PS - When will I see @smartketing on Twitter?

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  6. According to this recent Google study, the 150 number still stands...
    http://www.theatlantic.com/business/archive/2010/07/2-lessons-from-googles-216-page-social-media-manifesto/59410/

    Best,
    Rebekah

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  7. Simply fascinating. I have never heard of "Homo sapiens cortex ratio" and have yet to read the Tipping Point (although I did read Outliers).

    I've actually recently been reflecting on this. Just the idea of how social media has changed the way I/we communicate. I go to conferences and during the session I'm one of those people tweeting out useful tips from the session. I also tweet with others during sessions or RT them when they share notes.

    What does this mean? My level of engagement during the conference is on full speed. All of these miniconversations are topic starters. I've now met dozens if not hundreds of people online before I met them in person. And I already have a "connection" and a little "bond" with them before I even meet them in person. That thought is intriguing.

    Another random thought is the idea of online communication and the lack of non-verbal cues. I often find when I communicate with someone online I can get a much better "read" on them. I've accurately predicted someone's in-person personality many times because I've grown up and honed this "art."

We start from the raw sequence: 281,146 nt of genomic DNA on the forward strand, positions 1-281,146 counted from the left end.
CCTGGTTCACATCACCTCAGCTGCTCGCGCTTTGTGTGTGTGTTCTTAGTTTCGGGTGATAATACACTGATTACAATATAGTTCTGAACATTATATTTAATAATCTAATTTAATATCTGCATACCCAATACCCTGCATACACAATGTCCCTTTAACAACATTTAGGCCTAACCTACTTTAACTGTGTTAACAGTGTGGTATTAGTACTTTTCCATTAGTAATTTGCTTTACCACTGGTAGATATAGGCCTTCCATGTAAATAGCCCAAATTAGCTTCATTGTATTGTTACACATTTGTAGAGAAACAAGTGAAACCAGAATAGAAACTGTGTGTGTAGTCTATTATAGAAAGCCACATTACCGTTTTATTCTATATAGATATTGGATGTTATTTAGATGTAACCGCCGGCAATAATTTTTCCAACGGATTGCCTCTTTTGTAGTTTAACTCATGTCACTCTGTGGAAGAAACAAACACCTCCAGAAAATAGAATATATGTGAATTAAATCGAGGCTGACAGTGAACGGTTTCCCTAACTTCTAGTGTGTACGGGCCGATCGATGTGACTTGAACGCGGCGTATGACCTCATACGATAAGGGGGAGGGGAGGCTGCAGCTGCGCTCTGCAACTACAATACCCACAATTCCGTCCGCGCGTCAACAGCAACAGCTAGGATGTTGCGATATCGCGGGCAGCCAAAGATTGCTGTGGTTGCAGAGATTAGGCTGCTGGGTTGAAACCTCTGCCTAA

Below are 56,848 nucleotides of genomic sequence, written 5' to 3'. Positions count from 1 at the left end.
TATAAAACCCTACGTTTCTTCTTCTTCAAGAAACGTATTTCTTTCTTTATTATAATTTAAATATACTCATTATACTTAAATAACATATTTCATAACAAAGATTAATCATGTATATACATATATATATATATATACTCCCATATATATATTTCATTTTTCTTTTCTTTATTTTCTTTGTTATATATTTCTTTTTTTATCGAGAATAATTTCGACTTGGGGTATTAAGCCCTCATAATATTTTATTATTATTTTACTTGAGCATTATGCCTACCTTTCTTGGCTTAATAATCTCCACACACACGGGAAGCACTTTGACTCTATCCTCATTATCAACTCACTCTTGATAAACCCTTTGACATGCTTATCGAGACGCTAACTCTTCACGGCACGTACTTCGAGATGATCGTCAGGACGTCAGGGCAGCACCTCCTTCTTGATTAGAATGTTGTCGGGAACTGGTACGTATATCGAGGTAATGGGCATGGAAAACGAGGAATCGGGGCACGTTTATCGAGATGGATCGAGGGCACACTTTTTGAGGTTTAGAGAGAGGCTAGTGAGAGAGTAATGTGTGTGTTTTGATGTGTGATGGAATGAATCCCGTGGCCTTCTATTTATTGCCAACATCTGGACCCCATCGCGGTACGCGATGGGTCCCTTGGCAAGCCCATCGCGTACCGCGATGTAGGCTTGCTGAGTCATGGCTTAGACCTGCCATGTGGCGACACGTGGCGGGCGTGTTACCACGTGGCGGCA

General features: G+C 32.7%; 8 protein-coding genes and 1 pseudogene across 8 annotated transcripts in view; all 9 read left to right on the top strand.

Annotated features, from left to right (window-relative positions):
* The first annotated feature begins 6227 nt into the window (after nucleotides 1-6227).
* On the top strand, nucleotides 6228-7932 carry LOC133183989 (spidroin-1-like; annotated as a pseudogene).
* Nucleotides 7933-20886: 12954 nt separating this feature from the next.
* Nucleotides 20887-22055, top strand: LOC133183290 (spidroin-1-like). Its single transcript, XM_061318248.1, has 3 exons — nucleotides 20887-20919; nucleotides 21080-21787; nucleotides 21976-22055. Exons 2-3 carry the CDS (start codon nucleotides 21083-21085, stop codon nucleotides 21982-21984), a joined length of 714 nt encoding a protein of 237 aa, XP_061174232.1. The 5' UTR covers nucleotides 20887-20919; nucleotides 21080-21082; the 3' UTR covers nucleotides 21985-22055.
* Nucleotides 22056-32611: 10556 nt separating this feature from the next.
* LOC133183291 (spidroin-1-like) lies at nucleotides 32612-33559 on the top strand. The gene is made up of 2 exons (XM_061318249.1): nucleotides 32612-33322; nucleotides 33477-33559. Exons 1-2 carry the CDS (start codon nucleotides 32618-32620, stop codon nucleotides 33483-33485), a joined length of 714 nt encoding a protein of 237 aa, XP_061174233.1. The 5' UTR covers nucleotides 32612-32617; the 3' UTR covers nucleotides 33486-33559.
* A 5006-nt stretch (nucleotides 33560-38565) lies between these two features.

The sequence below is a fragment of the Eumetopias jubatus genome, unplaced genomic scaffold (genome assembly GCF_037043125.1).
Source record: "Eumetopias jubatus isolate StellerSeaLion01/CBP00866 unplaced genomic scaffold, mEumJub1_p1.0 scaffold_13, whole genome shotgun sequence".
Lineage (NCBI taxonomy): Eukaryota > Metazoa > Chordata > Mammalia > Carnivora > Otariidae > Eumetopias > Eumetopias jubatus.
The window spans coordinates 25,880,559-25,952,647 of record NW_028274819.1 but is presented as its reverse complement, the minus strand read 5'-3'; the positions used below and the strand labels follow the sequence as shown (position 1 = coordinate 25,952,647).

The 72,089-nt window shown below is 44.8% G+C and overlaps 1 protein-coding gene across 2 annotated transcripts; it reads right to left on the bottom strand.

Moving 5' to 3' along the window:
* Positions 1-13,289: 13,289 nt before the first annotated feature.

I can also communicate with attendees at conferences before the event by following the hash tag, or what have you. Anyway, it's an interesting thought to entertain and something I'd like to look into further. Thanks for sharing Jimmy.

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  8. Interesting commentary of how the human mind works with respect to meaningful relationships and its capacity for quantity. Robin Dunbar's op-ed seemingly focuses on "friends" and "facebook friends" and admittedly they are not always the same thing.

    I think the majority of the article is focused on the social and anthropological effects of social media. I think the same arguments about the telephone, email, and teleconferencing were made when they were created yet the world moves on. It is not the responsibility of social media to build meaningful relationships. In fact Professor Dunbar also points out that social networking sites actually enable us neanderthals to actually rebuild communities and reinvigorate our networks. I echo his comment "Welcome to the electronic village."